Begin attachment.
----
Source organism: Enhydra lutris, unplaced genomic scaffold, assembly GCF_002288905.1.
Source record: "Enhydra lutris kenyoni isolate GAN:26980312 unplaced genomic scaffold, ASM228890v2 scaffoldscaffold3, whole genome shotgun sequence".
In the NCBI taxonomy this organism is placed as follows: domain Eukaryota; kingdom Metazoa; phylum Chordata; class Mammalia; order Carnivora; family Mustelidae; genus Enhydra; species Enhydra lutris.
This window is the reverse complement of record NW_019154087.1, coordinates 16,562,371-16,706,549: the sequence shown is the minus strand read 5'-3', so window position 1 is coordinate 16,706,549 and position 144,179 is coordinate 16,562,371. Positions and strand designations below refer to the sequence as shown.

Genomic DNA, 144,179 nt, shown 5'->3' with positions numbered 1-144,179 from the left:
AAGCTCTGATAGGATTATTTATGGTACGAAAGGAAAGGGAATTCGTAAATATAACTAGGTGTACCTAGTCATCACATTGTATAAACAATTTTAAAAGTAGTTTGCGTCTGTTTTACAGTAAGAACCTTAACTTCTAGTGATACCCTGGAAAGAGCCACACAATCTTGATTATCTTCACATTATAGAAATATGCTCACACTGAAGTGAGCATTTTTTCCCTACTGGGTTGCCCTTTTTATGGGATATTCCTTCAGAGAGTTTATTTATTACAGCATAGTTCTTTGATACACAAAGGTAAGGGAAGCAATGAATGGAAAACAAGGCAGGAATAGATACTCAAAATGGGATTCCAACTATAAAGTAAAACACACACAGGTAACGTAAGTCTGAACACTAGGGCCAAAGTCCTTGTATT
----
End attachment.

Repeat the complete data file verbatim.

Source organism: Enhydra lutris, unplaced genomic scaffold, assembly GCF_002288905.1.
Source record: "Enhydra lutris kenyoni isolate GAN:26980312 unplaced genomic scaffold, ASM228890v2 scaffoldscaffold3, whole genome shotgun sequence".
In the NCBI taxonomy this organism is placed as follows: domain Eukaryota; kingdom Metazoa; phylum Chordata; class Mammalia; order Carnivora; family Mustelidae; genus Enhydra; species Enhydra lutris.
This window is the reverse complement of record NW_019154087.1, coordinates 16,562,371-16,706,549: the sequence shown is the minus strand read 5'-3', so window position 1 is coordinate 16,706,549 and position 144,179 is coordinate 16,562,371. Positions and strand designations below refer to the sequence as shown.

Genomic DNA, 144,179 nt, shown 5'->3' with positions numbered 1-144,179 from the left:
AAGCTCTGATAGGATTATTTATGGTACGAAAGGAAAGGGAATTCGTAAATATAACTAGGTGTACCTAGTCATCACATTGTATAAACAATTTTAAAAGTAGTTTGCGTCTGTTTTACAGTAAGAACCTTAACTTCTAGTGATACCCTGGAAAGAGCCACACAATCTTGATTATCTTCACATTATAGAAATATGCTCACACTGAAGTGAGCATTTTTTCCCTACTGGGTTGCCCTTTTTATGGGATATTCCTTCAGAGAGTTTATTTATTACAGCATAGTTCTTTGATACACAAAGGTAAGGGAAGCAATGAATGGAAAACAAGGCAGGAATAGATACTCAAAATGGGATTCCAACTATAAAGTAAAACACACACAGGTAACGTAAGTCTGAACACTAGGGCCAAAGTCCTTGTATT